Friday, July 25, 2008
Editorial: Logic and Bureaucracy
October 21, 1921. All is imaginary– family , office, friends, the street, all imaginary, far away or close at hand, the woman; the truth that lies closest, however, is only this, that you are beating your head against the wall of a windowless and doorless cell.
It was such a good idea. In the middle of the 19th century, Dr. Ignaz Semmelweis was worrying about the infant mortality rate in his hospital. Long story short, he linked the problem to medical students coming from their autopsy lessons straight to the maternity ward. He suggested that they wash their hands before delivering the babies. He was ridiculed, endured arduous personal grief, was finally vindicated, the world is a better place as a result, etc. It would make a fine TV movie starring Adrian Zmed and Emmys would be duly awarded.
It really WAS a good idea, and I can confidently state that the difference between the washed and unwashed hands was significant. Later, as stronger disinfectant, better gloves, and universal precautions became the norm, even the most skeptical hypochondriac could rest easy. The logic is sound; in this instance.
Of course people still die of infection during childbirth; it's just that there are fewer of them. But, using the same logic of refinement as before, couldn't we do better? Maybe doctors should wear full body clean suits during deliveries. Or, better yet, they could wear them at all times while in the hospital. Perhaps some of the more dedicated doctors should wear them at all times, period. They could become an elite class of viral priests, consulted only for the most heinous threats. We would store them in pristine glass cathedrals, and feed them vaporized nutrients through long silk tubes that have never felt the degrading touch of human skin. And, still, people would die of infection during childbirth. Fewer of them, to be sure, but not by many.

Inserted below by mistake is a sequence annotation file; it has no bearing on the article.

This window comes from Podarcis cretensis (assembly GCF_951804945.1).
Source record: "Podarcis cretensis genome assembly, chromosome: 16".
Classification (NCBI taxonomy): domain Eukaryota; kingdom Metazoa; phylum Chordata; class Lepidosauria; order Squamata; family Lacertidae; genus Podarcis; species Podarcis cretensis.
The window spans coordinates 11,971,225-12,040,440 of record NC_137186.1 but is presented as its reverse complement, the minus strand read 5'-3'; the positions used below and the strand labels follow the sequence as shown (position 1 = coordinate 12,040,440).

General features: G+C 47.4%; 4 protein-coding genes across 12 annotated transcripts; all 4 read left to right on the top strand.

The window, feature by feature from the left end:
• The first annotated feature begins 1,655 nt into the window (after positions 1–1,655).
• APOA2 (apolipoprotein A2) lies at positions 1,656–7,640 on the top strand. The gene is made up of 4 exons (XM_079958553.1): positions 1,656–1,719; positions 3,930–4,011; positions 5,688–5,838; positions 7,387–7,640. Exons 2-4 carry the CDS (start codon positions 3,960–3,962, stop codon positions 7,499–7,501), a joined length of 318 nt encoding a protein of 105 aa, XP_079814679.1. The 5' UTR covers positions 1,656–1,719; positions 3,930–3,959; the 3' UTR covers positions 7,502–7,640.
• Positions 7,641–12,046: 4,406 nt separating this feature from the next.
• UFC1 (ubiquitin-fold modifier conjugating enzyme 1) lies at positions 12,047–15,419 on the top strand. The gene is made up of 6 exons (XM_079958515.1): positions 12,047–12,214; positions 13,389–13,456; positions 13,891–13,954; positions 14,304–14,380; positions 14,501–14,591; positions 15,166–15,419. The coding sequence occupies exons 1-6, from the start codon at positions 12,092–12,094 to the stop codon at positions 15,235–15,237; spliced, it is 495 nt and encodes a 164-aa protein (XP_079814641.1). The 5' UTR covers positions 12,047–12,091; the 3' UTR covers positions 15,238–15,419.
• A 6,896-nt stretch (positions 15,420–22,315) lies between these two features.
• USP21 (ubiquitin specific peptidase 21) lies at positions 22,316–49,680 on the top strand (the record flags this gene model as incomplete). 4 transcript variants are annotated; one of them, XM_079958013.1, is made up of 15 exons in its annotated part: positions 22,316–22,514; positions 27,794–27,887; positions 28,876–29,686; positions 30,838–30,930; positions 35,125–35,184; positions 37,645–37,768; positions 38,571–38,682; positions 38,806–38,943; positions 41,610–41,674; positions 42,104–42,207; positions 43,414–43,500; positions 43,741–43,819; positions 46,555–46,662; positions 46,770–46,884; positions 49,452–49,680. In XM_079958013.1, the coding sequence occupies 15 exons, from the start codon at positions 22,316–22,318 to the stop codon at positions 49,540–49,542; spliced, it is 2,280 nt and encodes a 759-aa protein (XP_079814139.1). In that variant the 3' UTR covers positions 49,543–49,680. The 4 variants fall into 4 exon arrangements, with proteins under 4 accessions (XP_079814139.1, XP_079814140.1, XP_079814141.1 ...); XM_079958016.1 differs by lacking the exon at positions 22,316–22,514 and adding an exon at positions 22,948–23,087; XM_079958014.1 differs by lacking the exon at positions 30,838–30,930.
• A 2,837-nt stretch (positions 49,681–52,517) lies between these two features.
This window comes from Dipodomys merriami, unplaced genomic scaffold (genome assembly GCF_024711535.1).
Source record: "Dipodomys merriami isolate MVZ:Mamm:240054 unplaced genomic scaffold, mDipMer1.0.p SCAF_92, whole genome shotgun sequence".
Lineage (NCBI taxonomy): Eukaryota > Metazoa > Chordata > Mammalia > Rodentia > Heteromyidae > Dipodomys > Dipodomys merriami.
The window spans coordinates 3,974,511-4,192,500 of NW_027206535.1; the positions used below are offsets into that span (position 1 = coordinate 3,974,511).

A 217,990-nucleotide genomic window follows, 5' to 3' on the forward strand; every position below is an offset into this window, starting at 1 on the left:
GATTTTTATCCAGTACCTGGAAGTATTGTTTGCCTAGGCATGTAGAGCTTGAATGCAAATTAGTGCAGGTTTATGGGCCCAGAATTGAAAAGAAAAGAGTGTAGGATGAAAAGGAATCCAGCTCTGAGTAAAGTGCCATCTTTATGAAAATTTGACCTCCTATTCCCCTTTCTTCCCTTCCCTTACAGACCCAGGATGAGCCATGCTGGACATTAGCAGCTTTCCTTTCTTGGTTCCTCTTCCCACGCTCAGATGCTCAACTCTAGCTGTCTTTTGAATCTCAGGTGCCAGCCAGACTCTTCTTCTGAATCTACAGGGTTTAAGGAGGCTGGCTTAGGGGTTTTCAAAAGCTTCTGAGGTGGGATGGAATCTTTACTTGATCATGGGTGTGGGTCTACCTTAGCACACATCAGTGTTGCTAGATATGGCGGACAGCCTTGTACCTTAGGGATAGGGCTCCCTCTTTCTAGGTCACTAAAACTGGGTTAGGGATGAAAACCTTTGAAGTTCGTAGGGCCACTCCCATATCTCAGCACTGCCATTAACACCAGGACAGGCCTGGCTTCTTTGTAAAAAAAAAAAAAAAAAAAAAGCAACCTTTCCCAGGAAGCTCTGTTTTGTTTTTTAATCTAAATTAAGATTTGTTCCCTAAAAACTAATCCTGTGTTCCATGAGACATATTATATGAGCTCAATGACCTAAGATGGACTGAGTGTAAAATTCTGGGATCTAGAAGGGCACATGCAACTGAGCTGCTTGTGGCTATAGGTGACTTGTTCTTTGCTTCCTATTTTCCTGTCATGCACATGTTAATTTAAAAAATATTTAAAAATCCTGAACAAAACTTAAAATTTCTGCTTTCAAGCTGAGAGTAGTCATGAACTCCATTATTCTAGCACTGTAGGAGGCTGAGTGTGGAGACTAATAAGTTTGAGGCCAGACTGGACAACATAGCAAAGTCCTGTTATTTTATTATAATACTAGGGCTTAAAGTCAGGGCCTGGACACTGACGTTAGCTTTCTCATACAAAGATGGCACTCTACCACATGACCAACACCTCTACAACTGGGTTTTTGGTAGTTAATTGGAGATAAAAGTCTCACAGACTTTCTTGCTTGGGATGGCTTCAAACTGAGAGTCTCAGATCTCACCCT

It is this type of thinking that leads well intentioned idiots to put a stop sign on every street corner where some unfortunate child was run over by a Jeep. If only we had a stop sign HERE. If only there was a law against THAT. If only every contingency had been taken into consideration, then Chad would still have the use of his left arm; Dakota would be able to see the candles on her birthday cake as her nurse blows them out.
"Somebody is to blame," exclaims the deranged talk show host as she wrings her hands pleadingly before the camera. "Somebody must pay." And the helplessly uninformed nod their heads in solemn resignation. Because, if even one bad thing happens to even one person, anywhere for any reason, then we must do something about it. Right?
No. It simply isn't the case. Having doctors wash their hands prior to surgery makes sense and works. Still, the logic can obviously be taken too far. We cannot take every variable into consideration, nor should we. That type of thinking has an inevitable deforming effect. It is the reason we have ten million abstruse, self-contradictory laws. It is the reason you need eleven kinds of identification just for the privilege of filling out eleven thousand forms in order to get anything done in any government building. It is the reason that decent people are duckwalked through crowded airports, strip searched and probed on the off chance that they packed three lighters rather than two.
Face it. Crazy shit happens. All the time. And it is due to the fact that existence is almost perfectly indifferent to human desire. Even that randy old philistine, Ben Franklin, was in the know: The man who trades freedom for security does not deserve nor will he ever receive either. Sure, he could have used a couple of commas, but Goddamn, buy that man a drink. And go ahead, wash your hands before delivering a baby, just don't cut them off. You'll probably need them.